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Brookfield’s Oaktree Goes Big Into Debt As Flatt Says Uncertainty Feels 'Manageable'


Oaktree Capital Management is planning a renewed push into the real estate and distressed debt markets as a result of the dislocation in credit markets caused by the coronavirus outbreak. 

In a note to investors this week, Brookfield Asset Management Chief Executive Bruce Flatt said Oaktree is upping the pace at which it deploys capital from its current distressed debt fund, and is getting ready to launch a new fund. Brookfield bought a majority stake in Oaktree last year.

Oaktree is planning to raise $3.5B for the new real estate debt fund, its third, according to IPE Real Assets. The fund is targeting returns of 14% to 16% and will provide senior and mezzanine debt in the U.S., UK and Germany. 

“We partnered with Oaktree last year in anticipation of the debt markets unwinding,” Flatt said. “Now it’s taking place. The team at Oaktree is accelerating the pace of deployment of their current distressed debt fund and preparing to launch their next fund, which we think could significantly exceed the size of their last. If this turns out to be the case, the addition of this business to ours will be very additive for us and our clients.”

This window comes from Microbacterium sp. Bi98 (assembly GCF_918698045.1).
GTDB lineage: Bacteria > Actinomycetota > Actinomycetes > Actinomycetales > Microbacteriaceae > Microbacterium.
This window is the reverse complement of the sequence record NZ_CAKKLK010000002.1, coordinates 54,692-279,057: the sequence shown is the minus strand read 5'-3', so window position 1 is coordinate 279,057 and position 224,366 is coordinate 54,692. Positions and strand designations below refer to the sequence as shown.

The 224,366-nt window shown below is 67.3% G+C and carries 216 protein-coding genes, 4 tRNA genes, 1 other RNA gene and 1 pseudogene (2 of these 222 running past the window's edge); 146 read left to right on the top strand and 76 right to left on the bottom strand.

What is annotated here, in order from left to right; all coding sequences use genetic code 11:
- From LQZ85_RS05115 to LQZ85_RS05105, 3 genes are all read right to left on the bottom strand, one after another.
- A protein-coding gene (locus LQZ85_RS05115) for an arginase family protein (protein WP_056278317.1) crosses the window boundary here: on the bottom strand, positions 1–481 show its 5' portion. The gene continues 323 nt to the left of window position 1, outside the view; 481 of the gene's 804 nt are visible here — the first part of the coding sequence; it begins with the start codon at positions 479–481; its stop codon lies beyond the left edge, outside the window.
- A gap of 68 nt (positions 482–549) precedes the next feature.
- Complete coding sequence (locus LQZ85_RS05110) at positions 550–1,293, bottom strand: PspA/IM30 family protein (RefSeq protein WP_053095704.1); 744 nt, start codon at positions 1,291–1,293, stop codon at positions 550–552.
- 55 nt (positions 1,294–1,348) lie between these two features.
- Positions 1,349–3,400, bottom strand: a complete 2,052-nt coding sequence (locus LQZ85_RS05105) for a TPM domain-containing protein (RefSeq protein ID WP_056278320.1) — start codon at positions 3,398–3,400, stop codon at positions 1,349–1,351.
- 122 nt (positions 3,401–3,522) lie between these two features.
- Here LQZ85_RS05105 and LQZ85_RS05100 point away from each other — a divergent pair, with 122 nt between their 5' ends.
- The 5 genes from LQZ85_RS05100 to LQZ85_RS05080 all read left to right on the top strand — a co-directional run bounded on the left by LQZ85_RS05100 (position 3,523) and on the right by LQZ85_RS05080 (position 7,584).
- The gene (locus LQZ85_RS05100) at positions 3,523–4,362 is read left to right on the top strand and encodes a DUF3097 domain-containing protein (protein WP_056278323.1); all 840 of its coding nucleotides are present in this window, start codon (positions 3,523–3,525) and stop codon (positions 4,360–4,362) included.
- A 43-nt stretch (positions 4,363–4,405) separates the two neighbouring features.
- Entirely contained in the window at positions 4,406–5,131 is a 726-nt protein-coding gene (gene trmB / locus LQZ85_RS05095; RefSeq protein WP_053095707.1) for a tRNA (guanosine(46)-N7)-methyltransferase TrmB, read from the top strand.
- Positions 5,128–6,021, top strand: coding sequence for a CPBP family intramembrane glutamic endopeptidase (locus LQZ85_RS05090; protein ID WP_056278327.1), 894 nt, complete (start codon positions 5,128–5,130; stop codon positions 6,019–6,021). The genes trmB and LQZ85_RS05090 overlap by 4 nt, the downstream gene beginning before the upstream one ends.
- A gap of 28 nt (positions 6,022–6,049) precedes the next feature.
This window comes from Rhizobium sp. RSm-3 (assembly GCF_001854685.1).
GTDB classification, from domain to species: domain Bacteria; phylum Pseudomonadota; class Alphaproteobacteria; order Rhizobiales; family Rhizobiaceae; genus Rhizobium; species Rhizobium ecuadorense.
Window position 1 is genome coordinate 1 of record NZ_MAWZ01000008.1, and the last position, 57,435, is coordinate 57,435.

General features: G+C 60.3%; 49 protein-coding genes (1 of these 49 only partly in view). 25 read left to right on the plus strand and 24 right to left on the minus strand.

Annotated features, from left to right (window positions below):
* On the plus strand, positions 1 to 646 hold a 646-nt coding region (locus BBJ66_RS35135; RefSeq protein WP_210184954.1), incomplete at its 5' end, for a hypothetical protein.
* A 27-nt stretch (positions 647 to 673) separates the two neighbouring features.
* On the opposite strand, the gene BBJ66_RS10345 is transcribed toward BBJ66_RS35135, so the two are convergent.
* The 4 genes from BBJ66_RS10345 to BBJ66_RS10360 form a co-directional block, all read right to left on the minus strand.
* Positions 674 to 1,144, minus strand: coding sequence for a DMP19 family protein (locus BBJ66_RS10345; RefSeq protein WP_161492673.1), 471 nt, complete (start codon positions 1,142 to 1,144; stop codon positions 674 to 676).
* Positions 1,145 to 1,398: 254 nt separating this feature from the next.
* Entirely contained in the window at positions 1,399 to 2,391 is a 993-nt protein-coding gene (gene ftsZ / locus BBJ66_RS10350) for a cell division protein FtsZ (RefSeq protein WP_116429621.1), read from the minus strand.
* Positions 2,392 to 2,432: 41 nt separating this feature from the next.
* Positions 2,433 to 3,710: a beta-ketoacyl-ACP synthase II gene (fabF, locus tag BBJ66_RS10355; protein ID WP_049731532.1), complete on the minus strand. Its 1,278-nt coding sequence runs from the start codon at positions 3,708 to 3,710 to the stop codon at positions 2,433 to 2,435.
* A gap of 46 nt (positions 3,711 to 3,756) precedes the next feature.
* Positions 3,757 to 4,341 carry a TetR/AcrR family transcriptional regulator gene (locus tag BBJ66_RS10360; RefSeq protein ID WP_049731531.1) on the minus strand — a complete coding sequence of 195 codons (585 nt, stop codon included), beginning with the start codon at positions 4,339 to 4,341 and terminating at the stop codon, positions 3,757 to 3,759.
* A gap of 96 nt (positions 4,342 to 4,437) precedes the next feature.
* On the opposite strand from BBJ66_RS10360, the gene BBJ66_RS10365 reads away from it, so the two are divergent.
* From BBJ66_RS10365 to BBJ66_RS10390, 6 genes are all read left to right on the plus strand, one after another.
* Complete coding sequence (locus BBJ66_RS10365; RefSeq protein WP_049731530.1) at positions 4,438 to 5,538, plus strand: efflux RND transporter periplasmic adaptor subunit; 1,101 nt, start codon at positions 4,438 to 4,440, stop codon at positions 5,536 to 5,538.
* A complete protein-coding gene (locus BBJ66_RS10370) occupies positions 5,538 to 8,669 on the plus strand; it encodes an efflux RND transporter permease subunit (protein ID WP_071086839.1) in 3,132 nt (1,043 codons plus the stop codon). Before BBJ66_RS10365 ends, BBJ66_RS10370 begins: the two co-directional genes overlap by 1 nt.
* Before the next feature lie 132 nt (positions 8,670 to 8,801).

On Brookfield’s strategy generally, Flatt said it is focusing on areas where distress has emerged most quickly: the stock market and debt markets.

“We have switched our focus for investments to the listed stock markets, and through our Oaktree franchise, the traded debt market,” he said. “There are some stocks and debt starting to trade at a large discount to intrinsic value and we are focused on these. We are also starting to receive calls from companies in need of capital, and we look forward to being helpful to companies in need, where we can.”

Compared to analyses that have predicted the current crisis could be worse than the financial crisis of 2008 or post 9/11 shock, Flatt took an upbeat tone. 

“For us, compared to the direct hit we took on 9/11, this uncertainty and volatility feels manageable,” he said. “In 2008, with the banking system failing, real asset owners didn’t know if many lenders were going to exist in the future. Today, the banking system is in far better shape. It never feels very good to have this degree of chaos, but this will pass.”

He added that historic low interest rates make income-producing real assets like real estate more valuable.